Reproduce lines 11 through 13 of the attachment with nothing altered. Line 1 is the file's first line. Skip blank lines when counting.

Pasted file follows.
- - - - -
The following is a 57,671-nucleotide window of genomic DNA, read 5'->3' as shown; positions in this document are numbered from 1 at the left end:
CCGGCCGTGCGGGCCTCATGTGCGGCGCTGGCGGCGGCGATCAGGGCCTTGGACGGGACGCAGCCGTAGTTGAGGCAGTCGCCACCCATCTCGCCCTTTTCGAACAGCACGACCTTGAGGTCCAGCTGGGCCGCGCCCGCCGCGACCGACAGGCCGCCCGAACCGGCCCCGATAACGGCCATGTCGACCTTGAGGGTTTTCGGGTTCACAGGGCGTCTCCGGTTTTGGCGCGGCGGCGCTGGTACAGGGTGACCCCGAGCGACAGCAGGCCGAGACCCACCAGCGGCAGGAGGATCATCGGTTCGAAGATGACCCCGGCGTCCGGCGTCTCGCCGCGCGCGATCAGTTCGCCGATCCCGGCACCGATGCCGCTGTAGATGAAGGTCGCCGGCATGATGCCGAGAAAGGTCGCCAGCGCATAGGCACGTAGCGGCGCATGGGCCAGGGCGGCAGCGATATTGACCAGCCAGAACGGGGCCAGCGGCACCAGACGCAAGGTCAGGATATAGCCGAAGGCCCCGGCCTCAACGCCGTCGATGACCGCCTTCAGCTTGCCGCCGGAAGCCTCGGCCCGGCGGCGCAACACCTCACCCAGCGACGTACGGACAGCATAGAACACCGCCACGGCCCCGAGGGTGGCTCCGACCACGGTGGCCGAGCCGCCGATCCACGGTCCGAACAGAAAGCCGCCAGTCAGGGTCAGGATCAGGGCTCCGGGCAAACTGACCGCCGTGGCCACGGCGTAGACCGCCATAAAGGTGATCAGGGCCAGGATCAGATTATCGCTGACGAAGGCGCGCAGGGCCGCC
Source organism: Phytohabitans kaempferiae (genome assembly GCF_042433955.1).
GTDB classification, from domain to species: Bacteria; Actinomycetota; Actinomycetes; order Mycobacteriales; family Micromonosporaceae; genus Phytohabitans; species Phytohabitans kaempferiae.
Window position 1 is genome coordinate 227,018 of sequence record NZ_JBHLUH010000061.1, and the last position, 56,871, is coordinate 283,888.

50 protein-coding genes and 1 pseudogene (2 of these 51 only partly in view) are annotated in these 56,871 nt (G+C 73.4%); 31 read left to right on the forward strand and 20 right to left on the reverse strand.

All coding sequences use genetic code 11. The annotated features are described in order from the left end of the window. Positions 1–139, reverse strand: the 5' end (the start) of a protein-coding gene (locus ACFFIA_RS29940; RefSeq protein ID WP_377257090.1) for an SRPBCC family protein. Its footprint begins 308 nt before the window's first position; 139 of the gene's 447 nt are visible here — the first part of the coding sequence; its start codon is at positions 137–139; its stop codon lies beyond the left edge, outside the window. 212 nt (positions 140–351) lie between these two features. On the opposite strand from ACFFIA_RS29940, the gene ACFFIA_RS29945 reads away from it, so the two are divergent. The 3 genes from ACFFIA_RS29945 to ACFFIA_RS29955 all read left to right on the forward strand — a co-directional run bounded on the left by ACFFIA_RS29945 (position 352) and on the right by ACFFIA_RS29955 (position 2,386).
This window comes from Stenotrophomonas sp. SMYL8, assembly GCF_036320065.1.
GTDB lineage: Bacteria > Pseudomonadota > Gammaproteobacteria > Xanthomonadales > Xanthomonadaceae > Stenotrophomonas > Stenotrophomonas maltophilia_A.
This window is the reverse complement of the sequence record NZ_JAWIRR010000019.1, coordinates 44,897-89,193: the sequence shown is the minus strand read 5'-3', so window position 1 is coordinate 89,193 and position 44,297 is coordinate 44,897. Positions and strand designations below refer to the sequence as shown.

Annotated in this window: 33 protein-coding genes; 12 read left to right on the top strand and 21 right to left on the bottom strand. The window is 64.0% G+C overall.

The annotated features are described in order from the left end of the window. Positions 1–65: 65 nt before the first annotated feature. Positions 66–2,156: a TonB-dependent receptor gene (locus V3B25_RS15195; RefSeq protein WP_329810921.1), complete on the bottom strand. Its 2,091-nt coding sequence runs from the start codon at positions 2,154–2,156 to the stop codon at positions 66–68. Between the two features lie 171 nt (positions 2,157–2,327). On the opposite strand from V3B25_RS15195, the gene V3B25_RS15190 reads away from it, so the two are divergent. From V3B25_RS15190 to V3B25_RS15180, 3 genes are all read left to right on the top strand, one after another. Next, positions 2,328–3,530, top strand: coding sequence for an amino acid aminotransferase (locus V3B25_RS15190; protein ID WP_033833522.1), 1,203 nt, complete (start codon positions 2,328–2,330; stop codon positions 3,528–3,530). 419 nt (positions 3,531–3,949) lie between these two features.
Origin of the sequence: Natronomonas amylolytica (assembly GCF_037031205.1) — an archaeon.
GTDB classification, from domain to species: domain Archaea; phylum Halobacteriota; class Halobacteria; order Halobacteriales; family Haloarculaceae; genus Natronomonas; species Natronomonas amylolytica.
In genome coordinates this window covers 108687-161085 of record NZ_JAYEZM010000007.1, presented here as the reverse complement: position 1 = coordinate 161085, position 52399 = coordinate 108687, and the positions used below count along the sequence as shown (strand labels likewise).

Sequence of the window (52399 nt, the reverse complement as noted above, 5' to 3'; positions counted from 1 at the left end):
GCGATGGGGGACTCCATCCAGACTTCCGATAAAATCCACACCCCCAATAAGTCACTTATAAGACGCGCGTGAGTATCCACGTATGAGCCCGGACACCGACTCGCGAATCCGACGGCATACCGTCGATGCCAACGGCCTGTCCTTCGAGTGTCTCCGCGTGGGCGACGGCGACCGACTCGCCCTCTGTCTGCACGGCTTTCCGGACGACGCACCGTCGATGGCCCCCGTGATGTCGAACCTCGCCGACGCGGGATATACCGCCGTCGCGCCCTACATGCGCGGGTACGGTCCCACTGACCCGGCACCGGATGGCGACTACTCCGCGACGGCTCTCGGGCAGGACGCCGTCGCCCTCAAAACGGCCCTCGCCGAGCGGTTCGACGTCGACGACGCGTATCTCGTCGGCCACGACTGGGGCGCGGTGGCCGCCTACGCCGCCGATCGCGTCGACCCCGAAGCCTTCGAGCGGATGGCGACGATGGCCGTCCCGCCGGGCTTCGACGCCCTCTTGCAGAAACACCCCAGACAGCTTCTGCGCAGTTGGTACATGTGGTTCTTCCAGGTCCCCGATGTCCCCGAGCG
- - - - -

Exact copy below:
Annotated in this window: 33 protein-coding genes; 12 read left to right on the top strand and 21 right to left on the bottom strand. The window is 64.0% G+C overall.

The annotated features are described in order from the left end of the window. Positions 1–65: 65 nt before the first annotated feature. Positions 66–2,156: a TonB-dependent receptor gene (locus V3B25_RS15195; RefSeq protein WP_329810921.1), complete on the bottom strand. Its 2,091-nt coding sequence runs from the start codon at positions 2,154–2,156 to the stop codon at positions 66–68. Between the two features lie 171 nt (positions 2,157–2,327). On the opposite strand from V3B25_RS15195, the gene V3B25_RS15190 reads away from it, so the two are divergent. From V3B25_RS15190 to V3B25_RS15180, 3 genes are all read left to right on the top strand, one after another. Next, positions 2,328–3,530, top strand: coding sequence for an amino acid aminotransferase (locus V3B25_RS15190; protein ID WP_033833522.1), 1,203 nt, complete (start codon positions 2,328–2,330; stop codon positions 3,528–3,530). 419 nt (positions 3,531–3,949) lie between these two features.
Origin of the sequence: Natronomonas amylolytica (assembly GCF_037031205.1) — an archaeon.